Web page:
2. Autistic people are savants/intellectually disabled: For whatever reason, people have a tendency to think that autistic people have either very high IQs, or very low IQs. The idea of an average autistic is almost as much of a white whale as the idea of an autistic adult. This sort of makes sense to me. Autistic people are only of interest if there’s something different about them. Which is totally unfair to those of who haven’t been given the Hollywood treatment. Autistic savants are rare, and are not even a little bit like the one’s shown in movies like Rain Man. And intellectual disabilities have been separated from developmental ones for decades now. Essentially, some people do have both, but a majority only have one or the other. I test well (the tests are mostly puzzles, and I love puzzles!), but my IQ doesn’t measure my social abilities, my ability to live independently, or my mental health. This is a problem that diagnostic professional are still working on, but since we won’t get any new changes until the DSM-6 comes out, we’ll just have to advocate for ourselves.

3. Autistic people have no sense of humor: In my opinion, very few autistic people fit this stereotype. Even if someone’s humor isn’t exactly your standard fair, it’s still considered humor! That people said, some types of humor are more accessible than others. Sarcasm can be hard for some people, not just autistic people either! It require tracking and recognizing a lot of different communication queues, which takes time. There’s definitely been times where I realized something was sarcasm 15 minutes after the fact; it took me that long to put it all together. I definitely use humor in my day to day communication. It often makes more sense to me than small talk and other types of interaction. Not to mention, making someone laugh is a really good feeling! Especially with people I know really well, being able to target their sense of humor makes me feel connected.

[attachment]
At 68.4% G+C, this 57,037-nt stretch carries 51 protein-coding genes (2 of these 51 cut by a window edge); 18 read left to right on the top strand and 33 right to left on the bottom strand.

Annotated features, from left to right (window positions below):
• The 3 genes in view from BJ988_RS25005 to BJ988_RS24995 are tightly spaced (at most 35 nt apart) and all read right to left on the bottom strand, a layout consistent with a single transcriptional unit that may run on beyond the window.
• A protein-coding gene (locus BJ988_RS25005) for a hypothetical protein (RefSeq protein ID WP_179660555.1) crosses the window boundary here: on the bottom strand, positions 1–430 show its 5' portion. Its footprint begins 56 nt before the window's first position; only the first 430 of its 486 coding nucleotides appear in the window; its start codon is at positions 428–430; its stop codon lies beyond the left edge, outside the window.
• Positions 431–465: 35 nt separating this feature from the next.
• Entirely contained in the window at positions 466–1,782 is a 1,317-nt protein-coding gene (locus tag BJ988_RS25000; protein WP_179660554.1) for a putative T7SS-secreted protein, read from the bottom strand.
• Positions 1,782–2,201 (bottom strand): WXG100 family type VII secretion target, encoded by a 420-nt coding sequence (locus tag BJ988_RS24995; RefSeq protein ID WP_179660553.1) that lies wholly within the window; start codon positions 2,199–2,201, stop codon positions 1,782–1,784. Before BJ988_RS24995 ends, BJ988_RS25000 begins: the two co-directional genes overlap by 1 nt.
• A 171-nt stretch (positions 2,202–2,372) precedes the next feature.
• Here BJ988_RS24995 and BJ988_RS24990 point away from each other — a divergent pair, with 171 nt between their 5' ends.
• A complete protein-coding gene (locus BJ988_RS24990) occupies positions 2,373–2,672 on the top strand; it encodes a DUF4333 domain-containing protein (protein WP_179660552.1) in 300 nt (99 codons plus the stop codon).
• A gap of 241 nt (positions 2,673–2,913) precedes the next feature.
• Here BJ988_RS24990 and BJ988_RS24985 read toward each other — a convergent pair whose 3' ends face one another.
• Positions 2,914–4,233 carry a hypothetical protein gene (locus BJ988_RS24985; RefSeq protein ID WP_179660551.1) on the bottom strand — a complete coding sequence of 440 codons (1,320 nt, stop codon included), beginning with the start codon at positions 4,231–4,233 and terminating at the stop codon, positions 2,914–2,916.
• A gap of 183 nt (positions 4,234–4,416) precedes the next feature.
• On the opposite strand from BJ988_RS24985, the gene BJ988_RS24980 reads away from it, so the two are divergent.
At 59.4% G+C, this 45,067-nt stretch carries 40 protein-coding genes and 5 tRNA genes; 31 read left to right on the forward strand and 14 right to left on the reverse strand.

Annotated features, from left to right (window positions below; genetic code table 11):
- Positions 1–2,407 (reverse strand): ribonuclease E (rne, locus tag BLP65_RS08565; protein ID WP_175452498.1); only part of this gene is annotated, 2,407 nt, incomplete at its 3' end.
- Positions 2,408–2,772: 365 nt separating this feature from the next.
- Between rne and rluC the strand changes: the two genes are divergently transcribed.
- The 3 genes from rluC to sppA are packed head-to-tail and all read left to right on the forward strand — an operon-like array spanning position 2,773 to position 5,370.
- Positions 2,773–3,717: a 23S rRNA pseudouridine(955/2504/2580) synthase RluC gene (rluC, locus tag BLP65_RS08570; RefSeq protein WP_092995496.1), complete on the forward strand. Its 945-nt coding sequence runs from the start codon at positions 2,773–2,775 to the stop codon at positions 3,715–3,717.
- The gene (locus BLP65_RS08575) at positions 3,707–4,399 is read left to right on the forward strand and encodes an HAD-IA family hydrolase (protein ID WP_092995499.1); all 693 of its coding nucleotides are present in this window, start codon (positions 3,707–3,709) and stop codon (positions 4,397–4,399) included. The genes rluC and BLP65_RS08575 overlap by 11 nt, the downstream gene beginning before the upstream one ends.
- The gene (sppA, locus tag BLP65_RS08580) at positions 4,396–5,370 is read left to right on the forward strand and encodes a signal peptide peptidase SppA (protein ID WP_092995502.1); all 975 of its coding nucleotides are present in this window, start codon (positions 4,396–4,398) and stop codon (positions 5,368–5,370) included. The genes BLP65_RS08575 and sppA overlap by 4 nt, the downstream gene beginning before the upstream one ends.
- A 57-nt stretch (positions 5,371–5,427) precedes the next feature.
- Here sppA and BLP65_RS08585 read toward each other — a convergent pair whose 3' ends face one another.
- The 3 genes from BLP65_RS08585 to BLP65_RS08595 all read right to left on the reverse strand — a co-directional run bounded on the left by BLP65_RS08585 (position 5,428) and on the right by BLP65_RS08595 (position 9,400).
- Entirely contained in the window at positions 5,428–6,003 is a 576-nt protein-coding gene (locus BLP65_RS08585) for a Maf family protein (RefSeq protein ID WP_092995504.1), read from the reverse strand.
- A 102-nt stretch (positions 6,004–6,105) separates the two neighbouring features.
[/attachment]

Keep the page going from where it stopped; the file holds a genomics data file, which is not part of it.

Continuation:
4. Autistic people are suffering- I am not suffering. No matter what certain organizations would lead you to believe. Are that parts of autism that are painful? Yes. Frustrating? Double Yes. Confusing? Triple Yes. But those aren’t autism things, those are life things. And when I say these things, there are always people who will pop and and say “Well you don’t count. You’re not one of THOSE people with autism (note the use of person first language. Ugh.) You’re not one of those poor souls who can’t speak or communicate of wipe their ass or love their poor suffering parents. They think this because they’re not looking at this from a neurodiverse viewpoint. Speaking is not the only way of communicating, and I can only speak from my own experience, but when I need assistance with things, it doesn’t feel like suffering. It’s just the way things are. Some autistic people may feel like they’re suffering. And that is their experience, and it’s a thousand percent valid. But I’ve been the way I am for 29 years, and my life is my life. It has its ups and downs. And downs don’t necessarily mean suffering. At least not for me.